, as matter of Privilege, called attention to that part of the noble and gallant Earl's speech in which he (the Earl of Galloway) alluded to The Times publishing the projects of the Government before they were laid before Parliament. He pointed out the great unfairness in not reporting the remarks of the noble Earl near him (the Earl of Powis), on moving for a Return on the subject of five years' inaction incapacitating a general from employment. He did not say this to curry favour with the noble Earl, though he had been a pupil of his friend Dr. Selwyn (late Lord Bishop of Lichfield), but in order that truth might be placed before the public. Their Lordships might reflect that if peace were to last for 10 years no one above the rank of a colonel now might be able to command a force. General Kavanagh had lately depicted the danger of shelving officers who, although old, might be far more active than their juniors, whilst invaluable by their experience. The retirement of colonels at the age of 55 was under consideration. He himself, three-quarters of a century old, was willing to compete with any of their Lordships in some athletic exertions or any struggle for the maintenance of truth, whilst he had known a man of 30 unable even to shave himself. No one could report their Lordships' debates without the leave of the House, and the Usher of the Black Rod had the right to give or withhold admission to the Reporters' Gallery, in the same way as the Speaker of the House of Commons could allot space to each journal. He (Lord Denman) had, on June 6, 1856, pointed out the power of the public even over The Times, and had never been fairly reported by that journal since, having a few words, seemingly not worth a report, attributed to him with his name. He did not care for being reported, but wished to see nothing reported but the truth.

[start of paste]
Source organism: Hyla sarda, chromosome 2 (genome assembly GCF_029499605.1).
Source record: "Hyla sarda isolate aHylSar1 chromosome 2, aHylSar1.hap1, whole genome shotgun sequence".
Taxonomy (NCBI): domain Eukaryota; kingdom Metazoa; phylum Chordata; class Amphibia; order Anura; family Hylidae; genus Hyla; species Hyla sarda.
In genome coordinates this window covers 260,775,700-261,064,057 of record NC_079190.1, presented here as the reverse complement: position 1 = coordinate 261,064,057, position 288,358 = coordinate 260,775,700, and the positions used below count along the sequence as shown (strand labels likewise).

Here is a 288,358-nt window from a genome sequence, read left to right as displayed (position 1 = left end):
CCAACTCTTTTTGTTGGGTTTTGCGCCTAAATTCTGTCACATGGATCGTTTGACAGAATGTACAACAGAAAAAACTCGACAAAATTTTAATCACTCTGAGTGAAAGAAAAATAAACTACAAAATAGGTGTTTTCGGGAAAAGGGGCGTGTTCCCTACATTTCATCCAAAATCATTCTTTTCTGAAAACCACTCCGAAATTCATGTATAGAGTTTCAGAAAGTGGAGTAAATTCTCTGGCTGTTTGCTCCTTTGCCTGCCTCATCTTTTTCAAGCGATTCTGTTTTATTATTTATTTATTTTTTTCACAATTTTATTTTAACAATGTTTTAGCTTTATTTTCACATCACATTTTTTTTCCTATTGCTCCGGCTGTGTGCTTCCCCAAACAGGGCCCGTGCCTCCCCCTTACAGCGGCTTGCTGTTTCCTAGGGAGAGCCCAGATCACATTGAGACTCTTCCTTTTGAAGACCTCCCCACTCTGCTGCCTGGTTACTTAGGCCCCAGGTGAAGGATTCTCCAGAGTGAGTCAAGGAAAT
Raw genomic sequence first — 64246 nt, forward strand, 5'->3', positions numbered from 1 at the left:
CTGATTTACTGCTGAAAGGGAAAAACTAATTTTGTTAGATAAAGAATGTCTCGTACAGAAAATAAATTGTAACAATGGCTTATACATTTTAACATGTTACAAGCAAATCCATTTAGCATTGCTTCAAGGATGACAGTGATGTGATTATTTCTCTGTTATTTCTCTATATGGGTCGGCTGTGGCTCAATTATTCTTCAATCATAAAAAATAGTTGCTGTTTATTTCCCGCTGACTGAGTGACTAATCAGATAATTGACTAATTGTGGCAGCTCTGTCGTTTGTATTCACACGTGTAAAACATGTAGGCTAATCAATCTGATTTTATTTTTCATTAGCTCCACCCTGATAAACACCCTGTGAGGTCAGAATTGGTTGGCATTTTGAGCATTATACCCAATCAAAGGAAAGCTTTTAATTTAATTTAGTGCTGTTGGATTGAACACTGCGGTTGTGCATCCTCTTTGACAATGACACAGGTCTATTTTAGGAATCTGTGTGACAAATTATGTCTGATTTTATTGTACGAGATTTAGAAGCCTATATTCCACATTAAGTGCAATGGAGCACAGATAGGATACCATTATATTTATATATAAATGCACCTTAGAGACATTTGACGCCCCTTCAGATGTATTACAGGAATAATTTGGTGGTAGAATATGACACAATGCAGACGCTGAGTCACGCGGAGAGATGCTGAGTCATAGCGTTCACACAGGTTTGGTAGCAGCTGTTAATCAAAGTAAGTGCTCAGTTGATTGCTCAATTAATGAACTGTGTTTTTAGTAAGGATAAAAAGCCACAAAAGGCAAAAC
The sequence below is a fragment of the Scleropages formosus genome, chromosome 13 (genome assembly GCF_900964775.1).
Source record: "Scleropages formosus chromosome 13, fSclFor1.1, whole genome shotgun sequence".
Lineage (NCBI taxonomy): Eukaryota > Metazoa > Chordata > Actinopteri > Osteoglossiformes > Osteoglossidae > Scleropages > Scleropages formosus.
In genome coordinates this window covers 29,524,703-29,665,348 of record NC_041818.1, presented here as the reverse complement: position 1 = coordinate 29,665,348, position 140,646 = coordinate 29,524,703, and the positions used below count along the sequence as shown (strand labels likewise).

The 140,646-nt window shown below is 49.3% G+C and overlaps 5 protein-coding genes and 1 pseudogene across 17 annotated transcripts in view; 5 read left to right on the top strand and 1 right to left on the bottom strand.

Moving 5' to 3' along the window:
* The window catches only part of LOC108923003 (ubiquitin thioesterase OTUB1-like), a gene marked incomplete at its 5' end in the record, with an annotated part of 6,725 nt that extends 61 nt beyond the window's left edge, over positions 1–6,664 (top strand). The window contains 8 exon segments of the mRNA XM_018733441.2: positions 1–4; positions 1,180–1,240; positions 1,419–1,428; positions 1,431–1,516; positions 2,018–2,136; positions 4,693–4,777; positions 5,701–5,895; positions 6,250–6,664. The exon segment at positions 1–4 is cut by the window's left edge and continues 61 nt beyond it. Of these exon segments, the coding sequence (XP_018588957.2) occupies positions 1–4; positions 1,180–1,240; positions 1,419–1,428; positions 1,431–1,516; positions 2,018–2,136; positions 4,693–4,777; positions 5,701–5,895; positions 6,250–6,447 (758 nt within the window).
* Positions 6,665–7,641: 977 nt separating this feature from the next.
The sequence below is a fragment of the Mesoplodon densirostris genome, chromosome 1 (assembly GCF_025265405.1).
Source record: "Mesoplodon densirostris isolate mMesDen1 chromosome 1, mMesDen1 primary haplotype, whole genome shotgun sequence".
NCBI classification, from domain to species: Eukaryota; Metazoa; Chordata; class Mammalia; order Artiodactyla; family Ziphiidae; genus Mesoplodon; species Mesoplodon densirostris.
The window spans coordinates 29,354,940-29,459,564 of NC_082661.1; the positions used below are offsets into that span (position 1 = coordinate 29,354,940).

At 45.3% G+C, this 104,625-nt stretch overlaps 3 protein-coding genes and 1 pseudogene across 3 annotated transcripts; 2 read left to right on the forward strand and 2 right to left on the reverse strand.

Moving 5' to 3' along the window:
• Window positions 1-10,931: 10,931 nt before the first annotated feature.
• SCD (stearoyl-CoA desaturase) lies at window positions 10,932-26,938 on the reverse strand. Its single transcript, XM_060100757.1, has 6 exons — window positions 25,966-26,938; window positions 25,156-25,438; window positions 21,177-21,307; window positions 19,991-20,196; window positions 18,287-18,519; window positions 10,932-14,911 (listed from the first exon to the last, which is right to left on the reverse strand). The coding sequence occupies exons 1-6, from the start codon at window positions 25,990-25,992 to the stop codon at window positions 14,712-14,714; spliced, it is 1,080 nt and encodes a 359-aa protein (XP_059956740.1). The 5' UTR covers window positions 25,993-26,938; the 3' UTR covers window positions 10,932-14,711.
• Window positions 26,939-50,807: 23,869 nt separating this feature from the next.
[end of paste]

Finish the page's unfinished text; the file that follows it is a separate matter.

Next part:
After a few words from the Earl of GALLOWAY,

The subject dropped.